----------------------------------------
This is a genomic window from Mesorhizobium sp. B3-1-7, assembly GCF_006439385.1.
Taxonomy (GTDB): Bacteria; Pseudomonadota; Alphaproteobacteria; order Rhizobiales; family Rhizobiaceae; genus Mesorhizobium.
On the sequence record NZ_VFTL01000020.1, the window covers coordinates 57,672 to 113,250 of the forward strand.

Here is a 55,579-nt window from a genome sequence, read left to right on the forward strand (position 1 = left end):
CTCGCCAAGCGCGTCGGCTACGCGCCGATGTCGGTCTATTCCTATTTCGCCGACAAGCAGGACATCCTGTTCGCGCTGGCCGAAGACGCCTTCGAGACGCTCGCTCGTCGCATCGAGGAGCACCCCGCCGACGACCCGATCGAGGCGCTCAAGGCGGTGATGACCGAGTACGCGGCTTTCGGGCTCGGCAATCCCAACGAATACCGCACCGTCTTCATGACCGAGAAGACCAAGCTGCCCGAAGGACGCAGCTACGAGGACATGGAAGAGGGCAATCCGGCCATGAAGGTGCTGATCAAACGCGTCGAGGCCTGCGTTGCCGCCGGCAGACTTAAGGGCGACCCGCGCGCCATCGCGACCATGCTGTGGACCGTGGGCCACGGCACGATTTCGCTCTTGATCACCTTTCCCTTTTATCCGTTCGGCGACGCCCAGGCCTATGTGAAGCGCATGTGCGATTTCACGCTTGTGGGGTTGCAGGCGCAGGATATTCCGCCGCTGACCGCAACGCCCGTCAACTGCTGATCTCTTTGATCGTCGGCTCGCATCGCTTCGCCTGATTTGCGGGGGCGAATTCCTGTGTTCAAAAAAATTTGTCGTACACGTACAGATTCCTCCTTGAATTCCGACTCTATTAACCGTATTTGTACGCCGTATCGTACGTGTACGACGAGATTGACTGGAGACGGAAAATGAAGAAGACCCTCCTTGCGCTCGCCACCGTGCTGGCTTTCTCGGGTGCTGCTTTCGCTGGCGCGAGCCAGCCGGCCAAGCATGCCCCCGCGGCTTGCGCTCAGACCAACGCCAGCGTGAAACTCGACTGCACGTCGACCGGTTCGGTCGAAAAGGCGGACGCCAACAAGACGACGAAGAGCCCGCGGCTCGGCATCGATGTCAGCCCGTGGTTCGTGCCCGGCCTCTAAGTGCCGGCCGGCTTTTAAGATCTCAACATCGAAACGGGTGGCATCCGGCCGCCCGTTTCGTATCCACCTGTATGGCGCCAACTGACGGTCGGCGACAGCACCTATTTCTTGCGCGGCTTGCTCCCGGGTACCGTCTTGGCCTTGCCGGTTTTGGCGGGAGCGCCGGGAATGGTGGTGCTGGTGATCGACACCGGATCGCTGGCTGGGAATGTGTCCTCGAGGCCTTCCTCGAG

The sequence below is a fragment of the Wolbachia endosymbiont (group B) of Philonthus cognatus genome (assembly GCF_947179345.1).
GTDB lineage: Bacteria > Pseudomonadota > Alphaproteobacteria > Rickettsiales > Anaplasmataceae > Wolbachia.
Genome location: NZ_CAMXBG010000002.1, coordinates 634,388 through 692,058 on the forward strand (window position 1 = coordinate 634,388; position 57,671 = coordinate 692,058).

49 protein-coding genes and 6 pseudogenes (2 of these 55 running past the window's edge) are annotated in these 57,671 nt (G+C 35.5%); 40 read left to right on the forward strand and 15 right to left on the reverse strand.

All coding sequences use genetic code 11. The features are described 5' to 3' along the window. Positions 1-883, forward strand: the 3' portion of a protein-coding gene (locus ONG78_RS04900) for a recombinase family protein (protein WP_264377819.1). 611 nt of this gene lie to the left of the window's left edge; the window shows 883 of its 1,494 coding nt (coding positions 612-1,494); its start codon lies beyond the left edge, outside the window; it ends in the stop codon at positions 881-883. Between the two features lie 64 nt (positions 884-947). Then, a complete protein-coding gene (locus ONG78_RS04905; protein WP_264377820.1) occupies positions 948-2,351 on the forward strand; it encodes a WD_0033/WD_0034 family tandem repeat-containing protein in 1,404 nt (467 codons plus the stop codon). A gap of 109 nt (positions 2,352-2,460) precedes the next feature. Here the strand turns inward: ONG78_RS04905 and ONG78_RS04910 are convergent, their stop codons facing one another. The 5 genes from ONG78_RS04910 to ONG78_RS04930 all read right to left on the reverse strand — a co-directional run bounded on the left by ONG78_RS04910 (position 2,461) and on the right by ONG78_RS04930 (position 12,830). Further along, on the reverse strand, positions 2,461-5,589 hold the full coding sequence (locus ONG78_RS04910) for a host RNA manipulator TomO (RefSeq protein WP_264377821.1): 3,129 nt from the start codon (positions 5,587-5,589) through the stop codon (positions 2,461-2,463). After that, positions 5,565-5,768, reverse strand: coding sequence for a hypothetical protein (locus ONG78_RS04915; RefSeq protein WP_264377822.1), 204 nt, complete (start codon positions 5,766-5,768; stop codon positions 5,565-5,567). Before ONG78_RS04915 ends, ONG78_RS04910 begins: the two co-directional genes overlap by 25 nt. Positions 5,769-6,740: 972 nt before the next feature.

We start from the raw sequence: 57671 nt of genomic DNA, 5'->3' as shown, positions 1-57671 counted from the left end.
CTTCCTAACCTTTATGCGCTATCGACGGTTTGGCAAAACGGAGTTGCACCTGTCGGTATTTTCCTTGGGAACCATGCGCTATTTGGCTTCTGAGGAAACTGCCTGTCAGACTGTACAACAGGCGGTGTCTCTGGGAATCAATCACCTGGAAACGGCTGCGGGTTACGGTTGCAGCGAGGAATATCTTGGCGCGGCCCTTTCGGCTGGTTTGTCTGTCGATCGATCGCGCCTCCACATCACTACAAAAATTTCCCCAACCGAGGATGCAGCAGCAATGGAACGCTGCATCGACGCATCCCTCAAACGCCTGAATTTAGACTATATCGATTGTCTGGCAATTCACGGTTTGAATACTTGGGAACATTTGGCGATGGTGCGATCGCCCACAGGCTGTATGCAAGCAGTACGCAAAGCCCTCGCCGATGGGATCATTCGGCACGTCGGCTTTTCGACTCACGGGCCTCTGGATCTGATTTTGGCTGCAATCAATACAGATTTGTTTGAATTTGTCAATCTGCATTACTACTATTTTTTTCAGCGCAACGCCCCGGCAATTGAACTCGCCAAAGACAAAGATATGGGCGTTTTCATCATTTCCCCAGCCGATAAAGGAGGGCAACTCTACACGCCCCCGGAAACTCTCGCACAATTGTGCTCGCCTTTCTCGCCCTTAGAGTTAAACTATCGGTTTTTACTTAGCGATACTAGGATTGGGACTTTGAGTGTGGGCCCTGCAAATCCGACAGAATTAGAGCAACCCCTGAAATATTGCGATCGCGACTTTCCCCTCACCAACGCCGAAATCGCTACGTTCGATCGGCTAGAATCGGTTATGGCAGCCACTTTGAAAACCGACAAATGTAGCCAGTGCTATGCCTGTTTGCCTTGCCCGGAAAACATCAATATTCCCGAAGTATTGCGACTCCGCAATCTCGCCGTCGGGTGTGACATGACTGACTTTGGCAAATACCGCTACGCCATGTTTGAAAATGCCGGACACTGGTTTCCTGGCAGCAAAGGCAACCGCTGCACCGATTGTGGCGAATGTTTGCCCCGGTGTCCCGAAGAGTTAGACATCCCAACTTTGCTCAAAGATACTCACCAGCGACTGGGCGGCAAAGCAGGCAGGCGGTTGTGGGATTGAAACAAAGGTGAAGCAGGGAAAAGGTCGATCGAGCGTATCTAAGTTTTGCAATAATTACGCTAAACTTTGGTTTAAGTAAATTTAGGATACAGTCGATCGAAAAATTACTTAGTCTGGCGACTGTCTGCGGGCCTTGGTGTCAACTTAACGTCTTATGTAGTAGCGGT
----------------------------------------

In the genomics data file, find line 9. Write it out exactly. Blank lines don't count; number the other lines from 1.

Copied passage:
49 protein-coding genes and 6 pseudogenes (2 of these 55 running past the window's edge) are annotated in these 57,671 nt (G+C 35.5%); 40 read left to right on the forward strand and 15 right to left on the reverse strand.